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Methods Enzymol. 2006;406:437-47.

Degradation of RhoA by Smurf1 ubiquitin ligase.

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Mount Sinai Hospital, University of Toronto, Ontario, Canada.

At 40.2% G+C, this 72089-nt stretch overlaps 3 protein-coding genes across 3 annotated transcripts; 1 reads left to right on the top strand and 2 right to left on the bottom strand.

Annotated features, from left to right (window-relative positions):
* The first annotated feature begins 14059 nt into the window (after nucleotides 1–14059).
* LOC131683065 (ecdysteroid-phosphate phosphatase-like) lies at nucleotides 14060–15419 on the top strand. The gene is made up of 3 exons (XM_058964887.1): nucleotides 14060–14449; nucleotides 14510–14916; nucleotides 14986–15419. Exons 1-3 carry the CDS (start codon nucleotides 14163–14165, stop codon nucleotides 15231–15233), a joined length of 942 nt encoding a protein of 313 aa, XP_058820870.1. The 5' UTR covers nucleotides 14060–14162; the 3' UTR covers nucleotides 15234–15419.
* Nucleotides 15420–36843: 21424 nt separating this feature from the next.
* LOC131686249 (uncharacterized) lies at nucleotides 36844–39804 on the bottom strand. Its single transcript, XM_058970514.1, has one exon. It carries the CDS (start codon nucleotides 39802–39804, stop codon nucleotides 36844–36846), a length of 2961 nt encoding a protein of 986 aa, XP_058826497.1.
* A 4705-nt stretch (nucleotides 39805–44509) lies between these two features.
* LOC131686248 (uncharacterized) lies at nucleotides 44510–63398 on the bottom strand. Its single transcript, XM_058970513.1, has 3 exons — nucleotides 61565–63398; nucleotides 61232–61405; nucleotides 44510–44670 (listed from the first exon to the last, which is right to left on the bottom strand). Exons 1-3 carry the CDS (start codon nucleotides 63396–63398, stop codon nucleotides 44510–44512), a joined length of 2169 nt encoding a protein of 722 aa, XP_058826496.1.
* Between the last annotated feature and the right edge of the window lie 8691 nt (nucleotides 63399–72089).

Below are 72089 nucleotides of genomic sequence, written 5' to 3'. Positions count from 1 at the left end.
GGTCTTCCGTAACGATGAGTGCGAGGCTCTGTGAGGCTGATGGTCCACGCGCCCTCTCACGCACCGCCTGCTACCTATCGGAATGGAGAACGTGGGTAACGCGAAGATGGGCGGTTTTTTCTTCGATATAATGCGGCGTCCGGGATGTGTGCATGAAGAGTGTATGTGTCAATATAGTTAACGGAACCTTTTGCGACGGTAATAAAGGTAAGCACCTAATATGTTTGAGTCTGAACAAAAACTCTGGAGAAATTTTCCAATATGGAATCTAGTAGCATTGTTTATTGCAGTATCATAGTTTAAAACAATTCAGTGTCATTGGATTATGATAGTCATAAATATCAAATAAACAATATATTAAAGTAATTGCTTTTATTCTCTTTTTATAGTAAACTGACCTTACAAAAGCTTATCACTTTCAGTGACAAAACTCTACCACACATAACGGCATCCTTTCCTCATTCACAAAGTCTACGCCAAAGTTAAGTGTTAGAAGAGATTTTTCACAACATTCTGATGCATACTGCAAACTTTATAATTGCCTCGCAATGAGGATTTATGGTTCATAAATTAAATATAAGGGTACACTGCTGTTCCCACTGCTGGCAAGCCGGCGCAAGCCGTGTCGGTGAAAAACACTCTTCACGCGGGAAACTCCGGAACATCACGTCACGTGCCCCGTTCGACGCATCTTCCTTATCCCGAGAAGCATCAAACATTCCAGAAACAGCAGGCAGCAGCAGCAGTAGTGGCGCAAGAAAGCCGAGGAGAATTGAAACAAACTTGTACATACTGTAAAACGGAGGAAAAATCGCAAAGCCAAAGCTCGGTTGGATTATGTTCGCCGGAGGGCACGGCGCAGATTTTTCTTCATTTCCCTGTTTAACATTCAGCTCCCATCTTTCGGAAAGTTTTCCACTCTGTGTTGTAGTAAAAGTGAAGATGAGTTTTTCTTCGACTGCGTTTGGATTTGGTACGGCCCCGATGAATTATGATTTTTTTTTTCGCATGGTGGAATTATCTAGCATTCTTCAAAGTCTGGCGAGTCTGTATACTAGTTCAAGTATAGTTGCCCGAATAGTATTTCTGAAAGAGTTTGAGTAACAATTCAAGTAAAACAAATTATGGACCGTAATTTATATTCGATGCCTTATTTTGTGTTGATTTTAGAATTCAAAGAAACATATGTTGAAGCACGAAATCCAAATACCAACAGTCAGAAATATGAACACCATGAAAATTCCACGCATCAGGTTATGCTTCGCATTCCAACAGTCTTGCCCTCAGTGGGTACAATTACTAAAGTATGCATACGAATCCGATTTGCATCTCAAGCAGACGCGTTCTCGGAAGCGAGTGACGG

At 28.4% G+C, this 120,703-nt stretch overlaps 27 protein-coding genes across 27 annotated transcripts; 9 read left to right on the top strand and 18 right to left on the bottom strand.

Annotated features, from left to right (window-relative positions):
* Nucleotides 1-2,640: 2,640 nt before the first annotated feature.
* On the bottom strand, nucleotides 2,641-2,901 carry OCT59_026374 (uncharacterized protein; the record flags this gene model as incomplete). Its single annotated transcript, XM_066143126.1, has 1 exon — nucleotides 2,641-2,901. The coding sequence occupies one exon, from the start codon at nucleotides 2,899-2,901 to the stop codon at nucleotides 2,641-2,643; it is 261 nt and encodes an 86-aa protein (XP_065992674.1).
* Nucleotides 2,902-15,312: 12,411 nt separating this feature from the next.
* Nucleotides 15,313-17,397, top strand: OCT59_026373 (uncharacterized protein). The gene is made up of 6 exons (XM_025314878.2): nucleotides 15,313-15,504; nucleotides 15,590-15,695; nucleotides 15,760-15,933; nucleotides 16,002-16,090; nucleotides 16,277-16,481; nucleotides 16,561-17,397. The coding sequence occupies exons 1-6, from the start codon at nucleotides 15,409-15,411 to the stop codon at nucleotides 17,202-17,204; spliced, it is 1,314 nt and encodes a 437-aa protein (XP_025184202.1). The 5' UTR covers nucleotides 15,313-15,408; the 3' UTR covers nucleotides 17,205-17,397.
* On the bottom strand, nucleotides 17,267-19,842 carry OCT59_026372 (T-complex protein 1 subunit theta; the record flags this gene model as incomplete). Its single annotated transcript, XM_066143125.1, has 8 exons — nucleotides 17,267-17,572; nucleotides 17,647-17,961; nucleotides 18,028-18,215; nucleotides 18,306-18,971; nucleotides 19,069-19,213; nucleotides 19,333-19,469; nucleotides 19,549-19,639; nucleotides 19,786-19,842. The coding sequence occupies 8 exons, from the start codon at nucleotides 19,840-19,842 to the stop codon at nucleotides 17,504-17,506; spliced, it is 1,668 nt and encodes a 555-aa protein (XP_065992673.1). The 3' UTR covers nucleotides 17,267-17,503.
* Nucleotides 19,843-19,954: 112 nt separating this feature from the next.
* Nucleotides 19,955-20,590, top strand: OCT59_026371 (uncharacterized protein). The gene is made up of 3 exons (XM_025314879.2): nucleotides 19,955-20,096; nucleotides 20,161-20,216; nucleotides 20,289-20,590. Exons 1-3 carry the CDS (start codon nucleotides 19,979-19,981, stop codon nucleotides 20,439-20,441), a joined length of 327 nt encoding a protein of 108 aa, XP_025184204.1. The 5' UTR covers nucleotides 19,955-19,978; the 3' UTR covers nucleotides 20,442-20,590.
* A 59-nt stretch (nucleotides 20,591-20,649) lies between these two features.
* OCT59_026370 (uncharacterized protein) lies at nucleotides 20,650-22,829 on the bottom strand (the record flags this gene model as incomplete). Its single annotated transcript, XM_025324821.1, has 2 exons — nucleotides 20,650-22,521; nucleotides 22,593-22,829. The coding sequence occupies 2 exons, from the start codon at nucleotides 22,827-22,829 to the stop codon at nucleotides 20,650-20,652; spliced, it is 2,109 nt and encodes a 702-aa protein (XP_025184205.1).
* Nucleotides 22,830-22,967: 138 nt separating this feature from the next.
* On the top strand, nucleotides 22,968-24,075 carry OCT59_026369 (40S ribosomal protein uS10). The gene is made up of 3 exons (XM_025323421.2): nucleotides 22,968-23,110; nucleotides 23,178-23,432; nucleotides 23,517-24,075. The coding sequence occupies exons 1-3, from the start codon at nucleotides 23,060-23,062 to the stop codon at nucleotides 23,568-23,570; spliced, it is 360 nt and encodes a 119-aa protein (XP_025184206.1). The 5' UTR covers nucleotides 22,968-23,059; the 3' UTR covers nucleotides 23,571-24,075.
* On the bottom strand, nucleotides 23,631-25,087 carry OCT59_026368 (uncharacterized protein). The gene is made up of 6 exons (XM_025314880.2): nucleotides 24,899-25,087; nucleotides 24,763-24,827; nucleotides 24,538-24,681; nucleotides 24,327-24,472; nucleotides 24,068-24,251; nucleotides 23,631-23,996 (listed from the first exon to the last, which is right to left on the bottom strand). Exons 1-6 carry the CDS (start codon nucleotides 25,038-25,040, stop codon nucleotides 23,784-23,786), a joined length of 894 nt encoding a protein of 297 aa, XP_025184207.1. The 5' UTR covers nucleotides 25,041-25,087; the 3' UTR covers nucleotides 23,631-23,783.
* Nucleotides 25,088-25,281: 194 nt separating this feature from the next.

The Rho family of small GTPases plays a key role in the dynamic regulation of the actin cytoskeleton that underlies various important cellular functions such as shape changes, migration, and polarity. We found that Smurf1, a HECT domain E3 ubiquitin ligase, could specifically target RhoA but not Cdc42 or Rac1 for degradation. Smurf1 interacts with the dominant inactive form of RhoA, RhoA N19, which binds constitutively to guanine nucleotide exchange factors (GEFs) in vivo. Smurf1 also interacts directly with either nucleotide-free or GDP-bound RhoA in vitro; however, loading with GTPgammaS inhibits the interaction. RhoA is ubiquitinated by wild-type Smurf1 but not the catalytic mutant of Smurf1 (C699A) in vivo and in vitro, indicating that RhoA is a direct substrate of Smurf1. In this chapter, we summarize the systems and methods used in the analyses of Smurf1-regulated RhoA ubiquitination and degradation.

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